Army Veterinarians ensure food safety for warfighters and family members across the world

Photo By Alexandria Brimage-Gray | Army Maj. Janas Gray, left, and Army Lt. Col Erin Haverly, right, are two veterinarians assigned to the DLA Troop Support Subsistence supply chain. The veterinarians are responsible for ensuring food consumed in military facilities across the world is safe for the warfighter and their family members.



Story by Alexandria Brimage-Gray 

Defense Logistics Agency

When most people think of the traditional roles of veterinarians, they think of caring for animals not food safety.

Yet, two Army veterinarians in the Defense Logistics Agency Troop Support Subsistence supply chain sit in Philadelphia to ensure warfighters and their family members consume safe food around the world.

In honor of Women’s History Month, DLA Troop Support recognizes the unique support these women service members provide on a daily basis.
Food Safety Office Chief Army Lt. Col. Erin Haverly and Food Safety Officer Army Maj. Janas Gray attended veterinary school before joining the Army.

Haverly described the career path for most Army veterinarians.

“Veterinarians enter the Army Veterinary Corps as general practitioners of clinical veterinary medicine and provide care for the military services’ working animals and pets of service members and retirees,” Haverly said. “However, Army veterinarians have a dual-hatted mission. New accessions are trained in food protection, to include both food safety and food defense. Similar to a public health inspector, they are educated in good manufacturing processes for food processing, and apply these skills through sanitation audits at facilities that sell subsistence to the DoD [Department of Defense].”

After approximately six years at the entry-level rank of captain, Army veterinarians continue to specialize through additional academic training in one of five specialty areas.

One important aspect of their mission is the management of the All Food Activity, or ALFOODACT, recall program.

“This regulatory program entails thoroughly investigating food recalls from manufacturers and vendors to determine if they are in the DoD food supply chain. Recalls might affect the commissary, a dining facility, on-base retail outlets like an [Army and Air Force Exchange Service] store, or even a component in an operational ration,” Haverly said. “If a recall affects part of the DoD supply chain, a global message is sent to the appropriate agencies and services, alerting them to the threat and explaining how to mitigate it. A quick response from the field decreases the chance a warfighter or their family could buy and consume a recalled product.”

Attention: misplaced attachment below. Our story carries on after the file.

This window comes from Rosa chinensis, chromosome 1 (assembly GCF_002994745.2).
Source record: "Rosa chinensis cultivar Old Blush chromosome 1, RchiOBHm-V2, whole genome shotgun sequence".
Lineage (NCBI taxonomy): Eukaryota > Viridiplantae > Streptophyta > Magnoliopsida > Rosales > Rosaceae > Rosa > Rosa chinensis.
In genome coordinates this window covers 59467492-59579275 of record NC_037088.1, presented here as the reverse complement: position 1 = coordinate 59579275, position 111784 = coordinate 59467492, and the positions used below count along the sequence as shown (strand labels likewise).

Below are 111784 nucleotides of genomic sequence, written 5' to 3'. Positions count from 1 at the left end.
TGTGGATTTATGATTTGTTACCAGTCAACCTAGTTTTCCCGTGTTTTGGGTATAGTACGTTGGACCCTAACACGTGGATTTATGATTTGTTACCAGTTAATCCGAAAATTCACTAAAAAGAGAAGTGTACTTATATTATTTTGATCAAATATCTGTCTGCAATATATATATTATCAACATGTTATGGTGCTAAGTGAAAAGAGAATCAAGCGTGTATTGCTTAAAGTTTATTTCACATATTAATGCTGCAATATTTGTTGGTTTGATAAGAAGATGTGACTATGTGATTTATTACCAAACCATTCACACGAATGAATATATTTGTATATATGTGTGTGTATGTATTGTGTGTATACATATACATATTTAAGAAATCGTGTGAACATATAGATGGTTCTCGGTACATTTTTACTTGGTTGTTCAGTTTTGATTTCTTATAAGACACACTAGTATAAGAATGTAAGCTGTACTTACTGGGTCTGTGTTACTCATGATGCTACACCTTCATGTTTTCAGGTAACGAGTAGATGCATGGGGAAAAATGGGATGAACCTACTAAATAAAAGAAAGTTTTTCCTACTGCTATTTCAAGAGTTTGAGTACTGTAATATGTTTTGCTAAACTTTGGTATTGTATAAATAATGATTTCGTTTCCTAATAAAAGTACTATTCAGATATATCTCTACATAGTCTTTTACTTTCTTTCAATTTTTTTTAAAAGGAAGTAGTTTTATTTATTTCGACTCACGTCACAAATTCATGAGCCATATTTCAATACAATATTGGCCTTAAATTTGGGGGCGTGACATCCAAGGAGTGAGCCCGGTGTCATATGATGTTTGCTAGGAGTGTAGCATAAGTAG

Haverly’ s board certification in Veterinary Preventive Medicine and master’s in Public Health qualifies her for her role at Troop Support ensuring food safety.

Gray worked in veterinary private practice for several years before coming to the Army, and considers her assignment at Troop Support unique with a broad scope.

““Regardless of the assignment, you adapt and remain agile,” Gray said. “Our duty here at DLA Troop Support is a round-the-clock mission and is critical in reporting product recalls in efforts to protect the Warfighter from food borne illnesses.”

Not only are the veterinarians analyzing and publishing recall information to Subsistence customers around the world, they engage stakeholders across the supply chain as well.

“Our office has a rare vantage point in Subsistence because we are involved in the full spectrum of support, from the supplier to the customer,” Haverly said. “We provide our expertise to a variety of arenas, be it a garrison or field environment, or to a prime vendor or rations assembler. No day is ever the same.”

A very critical role that the veterinarians play is ensuring that containers with food rations with animal origins leaving the United States are able to legally enter other countries to include the European Union.”

“As a veterinarian, we facilitate communications between vendors, federal regulatory agencies, and customs officials at ports to ensure compliance with health certificate requirements,” Haverly said. “These requirements vary by country, but are often times needed for any animal origin product in our containers. The health certificates ensure that the food brought into the country will not pose a health risk.”

Gray stated that her experience at DLA has given her a clear picture of the overall logistics process.

“We are not logisticians, but being here I have a better understanding and appreciation for what they do,” Gray said. “While out in the field on the receiving end [of DLA support], I had no idea of all the logistics and efforts being performed to support the military. Now that I am here and working with DLA team members, I am able to appreciate these efforts and directly contribute to the success of the mission.”

Haverly, who spent many years working in the Army Public Health Command embraced the challenge found her new role as an opportunity to see how other agencies operate.

“This assignment is a unique opportunity; it is very specialized for a veterinarian. Being at DLA has been fulfilling as I now understand how the logistics supply chain works, and been exposed to other military services and agencies way of doing business,” she said. “As a result of this experience, I have a better appreciation of the complexities involved in procuring and delivering subsistence throughout the world.

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